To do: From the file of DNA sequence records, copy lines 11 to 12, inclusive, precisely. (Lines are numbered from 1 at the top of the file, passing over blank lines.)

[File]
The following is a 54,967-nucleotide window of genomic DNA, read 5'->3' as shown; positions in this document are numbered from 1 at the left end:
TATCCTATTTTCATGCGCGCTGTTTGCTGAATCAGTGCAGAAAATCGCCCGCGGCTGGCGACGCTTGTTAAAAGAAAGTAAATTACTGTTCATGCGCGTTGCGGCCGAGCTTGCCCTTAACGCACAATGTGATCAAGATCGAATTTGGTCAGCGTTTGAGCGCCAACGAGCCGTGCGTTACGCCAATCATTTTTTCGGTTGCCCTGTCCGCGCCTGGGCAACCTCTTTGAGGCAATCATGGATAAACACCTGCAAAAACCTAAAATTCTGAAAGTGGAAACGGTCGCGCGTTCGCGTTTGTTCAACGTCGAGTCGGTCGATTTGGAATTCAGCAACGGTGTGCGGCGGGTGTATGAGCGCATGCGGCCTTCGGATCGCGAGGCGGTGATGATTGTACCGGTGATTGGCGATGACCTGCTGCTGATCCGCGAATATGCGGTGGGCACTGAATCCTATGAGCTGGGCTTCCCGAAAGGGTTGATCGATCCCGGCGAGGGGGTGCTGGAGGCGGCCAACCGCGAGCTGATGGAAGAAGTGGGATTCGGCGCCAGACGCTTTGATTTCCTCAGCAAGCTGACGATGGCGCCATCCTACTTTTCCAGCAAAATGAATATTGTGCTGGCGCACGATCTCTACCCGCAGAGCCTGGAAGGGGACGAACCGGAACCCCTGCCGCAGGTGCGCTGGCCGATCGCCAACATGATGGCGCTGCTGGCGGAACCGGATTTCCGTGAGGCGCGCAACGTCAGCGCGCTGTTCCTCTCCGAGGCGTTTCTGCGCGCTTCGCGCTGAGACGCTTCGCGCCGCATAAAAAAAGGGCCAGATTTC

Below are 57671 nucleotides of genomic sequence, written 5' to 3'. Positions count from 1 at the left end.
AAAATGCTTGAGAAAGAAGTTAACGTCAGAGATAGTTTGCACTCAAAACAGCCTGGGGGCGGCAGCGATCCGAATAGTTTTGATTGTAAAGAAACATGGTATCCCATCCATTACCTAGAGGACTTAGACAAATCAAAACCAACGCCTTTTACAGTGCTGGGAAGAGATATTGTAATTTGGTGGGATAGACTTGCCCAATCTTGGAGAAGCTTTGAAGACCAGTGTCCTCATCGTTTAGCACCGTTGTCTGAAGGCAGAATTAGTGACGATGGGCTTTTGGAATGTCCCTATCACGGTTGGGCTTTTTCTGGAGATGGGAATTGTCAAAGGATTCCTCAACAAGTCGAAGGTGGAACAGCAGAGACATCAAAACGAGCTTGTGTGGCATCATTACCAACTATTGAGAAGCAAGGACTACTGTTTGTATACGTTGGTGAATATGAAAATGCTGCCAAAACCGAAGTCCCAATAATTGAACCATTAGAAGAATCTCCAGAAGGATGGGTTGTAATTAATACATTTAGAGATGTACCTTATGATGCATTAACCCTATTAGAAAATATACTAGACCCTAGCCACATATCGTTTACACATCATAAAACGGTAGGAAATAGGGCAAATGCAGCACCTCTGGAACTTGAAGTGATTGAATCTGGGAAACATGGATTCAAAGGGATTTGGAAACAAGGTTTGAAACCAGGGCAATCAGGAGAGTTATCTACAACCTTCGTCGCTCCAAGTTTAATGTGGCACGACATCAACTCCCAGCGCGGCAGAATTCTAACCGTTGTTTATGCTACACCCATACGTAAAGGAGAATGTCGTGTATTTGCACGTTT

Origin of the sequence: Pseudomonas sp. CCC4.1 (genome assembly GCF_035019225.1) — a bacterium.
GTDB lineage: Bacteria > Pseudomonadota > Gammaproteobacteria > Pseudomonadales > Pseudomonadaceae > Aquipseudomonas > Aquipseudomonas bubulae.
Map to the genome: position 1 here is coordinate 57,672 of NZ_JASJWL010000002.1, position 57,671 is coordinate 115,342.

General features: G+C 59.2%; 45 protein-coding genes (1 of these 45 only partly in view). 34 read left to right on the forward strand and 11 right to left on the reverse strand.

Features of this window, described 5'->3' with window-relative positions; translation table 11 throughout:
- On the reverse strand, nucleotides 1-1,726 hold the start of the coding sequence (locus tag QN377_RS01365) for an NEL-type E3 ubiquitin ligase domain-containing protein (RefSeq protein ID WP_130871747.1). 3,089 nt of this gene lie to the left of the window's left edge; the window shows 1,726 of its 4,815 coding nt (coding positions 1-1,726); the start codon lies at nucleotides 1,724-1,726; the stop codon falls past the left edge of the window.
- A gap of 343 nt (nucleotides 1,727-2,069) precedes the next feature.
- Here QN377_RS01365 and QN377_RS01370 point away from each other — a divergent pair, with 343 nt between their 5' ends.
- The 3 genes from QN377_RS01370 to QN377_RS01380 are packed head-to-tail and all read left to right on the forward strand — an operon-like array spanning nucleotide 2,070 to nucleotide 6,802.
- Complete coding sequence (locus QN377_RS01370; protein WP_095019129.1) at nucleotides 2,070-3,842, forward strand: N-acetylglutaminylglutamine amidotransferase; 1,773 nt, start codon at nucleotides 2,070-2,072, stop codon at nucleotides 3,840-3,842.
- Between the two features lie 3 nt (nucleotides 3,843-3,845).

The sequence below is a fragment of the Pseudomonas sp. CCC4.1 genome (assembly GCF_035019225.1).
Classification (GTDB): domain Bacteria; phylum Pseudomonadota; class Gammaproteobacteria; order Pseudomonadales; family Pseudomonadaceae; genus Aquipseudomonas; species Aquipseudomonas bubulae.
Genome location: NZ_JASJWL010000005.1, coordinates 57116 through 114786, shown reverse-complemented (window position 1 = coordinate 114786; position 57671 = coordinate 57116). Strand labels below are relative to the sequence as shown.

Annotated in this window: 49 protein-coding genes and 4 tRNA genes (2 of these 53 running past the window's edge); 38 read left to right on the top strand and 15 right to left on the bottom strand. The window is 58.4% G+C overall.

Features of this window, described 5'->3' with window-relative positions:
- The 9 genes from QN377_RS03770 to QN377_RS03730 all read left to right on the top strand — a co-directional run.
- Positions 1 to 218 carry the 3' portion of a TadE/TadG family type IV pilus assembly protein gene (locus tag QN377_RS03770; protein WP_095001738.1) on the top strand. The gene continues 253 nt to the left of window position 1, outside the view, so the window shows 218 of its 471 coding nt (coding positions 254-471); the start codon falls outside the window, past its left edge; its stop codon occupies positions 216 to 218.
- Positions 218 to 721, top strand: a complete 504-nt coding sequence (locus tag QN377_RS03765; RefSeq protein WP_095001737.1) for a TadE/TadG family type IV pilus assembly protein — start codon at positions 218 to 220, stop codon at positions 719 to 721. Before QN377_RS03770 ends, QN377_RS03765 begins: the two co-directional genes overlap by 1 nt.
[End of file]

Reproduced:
- A gap of 343 nt (nucleotides 1,727-2,069) precedes the next feature.
- Here QN377_RS01365 and QN377_RS01370 point away from each other — a divergent pair, with 343 nt between their 5' ends.